Contains vitamin C, saponins, silicon, potassium, magnesium and more.
Stinging nettle (Urtica dioica)
Nettle is a fantastic but underrated plant for use in horses. You can cut these off at the edge of your pasture and let them dry on the pasture for a few hours. As soon as the injection is removed, your horse will eat it automatically. An ideal and healthy snack for a change! You can also dry these so that you have a winter supply.
This plant has a blood and lymph purifying, deacidifying and detoxifying effect. It boosts your horse's immunity/resistance.
Nettles are an ideal addition to the ration if your horse suffers from sweet itch, mud fever and other complaints. They are good for the skin, urinary tract, digestion, allergies, rheumatic and joint complaints and support general well-being.
Nettles are a source of vitamins: A, B, C, D, E and K, tannins, formic acid, flavanoids, minerals: calcium, potassium, sodium, iron, silicon and bitter substances, histamine, acetylcholine and more.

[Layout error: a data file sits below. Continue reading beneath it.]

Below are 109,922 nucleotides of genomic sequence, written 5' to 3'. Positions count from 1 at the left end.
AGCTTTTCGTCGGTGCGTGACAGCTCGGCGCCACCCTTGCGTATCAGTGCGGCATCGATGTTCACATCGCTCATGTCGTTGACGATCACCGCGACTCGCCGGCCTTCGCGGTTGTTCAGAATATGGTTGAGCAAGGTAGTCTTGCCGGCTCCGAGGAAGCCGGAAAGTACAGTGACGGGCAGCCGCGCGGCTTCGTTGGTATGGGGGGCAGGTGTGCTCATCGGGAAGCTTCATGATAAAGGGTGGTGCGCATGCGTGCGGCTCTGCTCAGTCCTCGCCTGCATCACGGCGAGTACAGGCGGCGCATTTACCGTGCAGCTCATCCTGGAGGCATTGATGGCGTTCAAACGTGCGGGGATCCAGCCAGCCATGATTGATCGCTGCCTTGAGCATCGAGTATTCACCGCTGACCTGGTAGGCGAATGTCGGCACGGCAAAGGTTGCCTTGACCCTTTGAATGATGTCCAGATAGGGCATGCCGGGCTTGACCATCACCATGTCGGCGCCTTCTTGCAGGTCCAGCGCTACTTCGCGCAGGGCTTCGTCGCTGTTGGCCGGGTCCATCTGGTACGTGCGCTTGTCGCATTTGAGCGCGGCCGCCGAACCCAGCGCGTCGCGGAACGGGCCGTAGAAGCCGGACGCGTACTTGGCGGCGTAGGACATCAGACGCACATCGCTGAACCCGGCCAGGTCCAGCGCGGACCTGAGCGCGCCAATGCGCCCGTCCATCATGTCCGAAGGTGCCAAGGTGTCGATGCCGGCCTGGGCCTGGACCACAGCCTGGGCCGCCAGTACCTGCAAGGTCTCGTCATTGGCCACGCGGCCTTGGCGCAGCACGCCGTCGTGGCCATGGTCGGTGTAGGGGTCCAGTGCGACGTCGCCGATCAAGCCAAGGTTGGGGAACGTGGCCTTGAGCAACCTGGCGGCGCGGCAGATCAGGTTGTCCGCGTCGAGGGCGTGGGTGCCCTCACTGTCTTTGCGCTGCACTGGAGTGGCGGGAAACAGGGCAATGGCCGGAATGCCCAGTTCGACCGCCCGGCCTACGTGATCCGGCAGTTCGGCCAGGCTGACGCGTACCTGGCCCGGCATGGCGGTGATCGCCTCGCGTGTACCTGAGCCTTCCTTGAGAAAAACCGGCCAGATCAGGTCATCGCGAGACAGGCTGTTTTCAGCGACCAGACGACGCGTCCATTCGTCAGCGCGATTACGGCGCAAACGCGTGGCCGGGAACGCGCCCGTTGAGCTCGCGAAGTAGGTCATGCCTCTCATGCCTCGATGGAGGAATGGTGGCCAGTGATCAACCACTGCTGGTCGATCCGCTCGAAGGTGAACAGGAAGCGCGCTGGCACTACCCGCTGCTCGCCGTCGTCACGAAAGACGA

Yarrow (Achillea millefolium)
Yarrow is an herb with an immunity-strengthening and blood-purifying effect and it has a positive effect on digestion and stomach function.
Yarrow contains essential oils, vitamins B1 and B2, flavonoids, tannins, alkaloids, phenolic acids, calcium, sodium, potassium, phosphorus and more.
You can offer yarrow fresh or dried.
NOTE: Do not use during pregnancy!
Cleaver (Galium aparine)
Cleaver is the perfect support for horses that suffer from sweet itch and chronic progressive lymphedema (CPL).
This herb not only sticks to your clothing or animal fur, it also removes waste products from your horse's body. In addition, it helps with inflammation, tissue repair and itching and has a blood purifying effect.
Contains flavonoids, coumarin, organic acids, bitter iridoids and more.
Daisy (Bellis perennis)
Daisies are not liked by all horses, but they have a very good blood purifying effect, help restore intestinal flora after a course of antibiotics, have a good effect on the skin and have a strengthening effect.
Narrow plantain (Plantago lanceolata)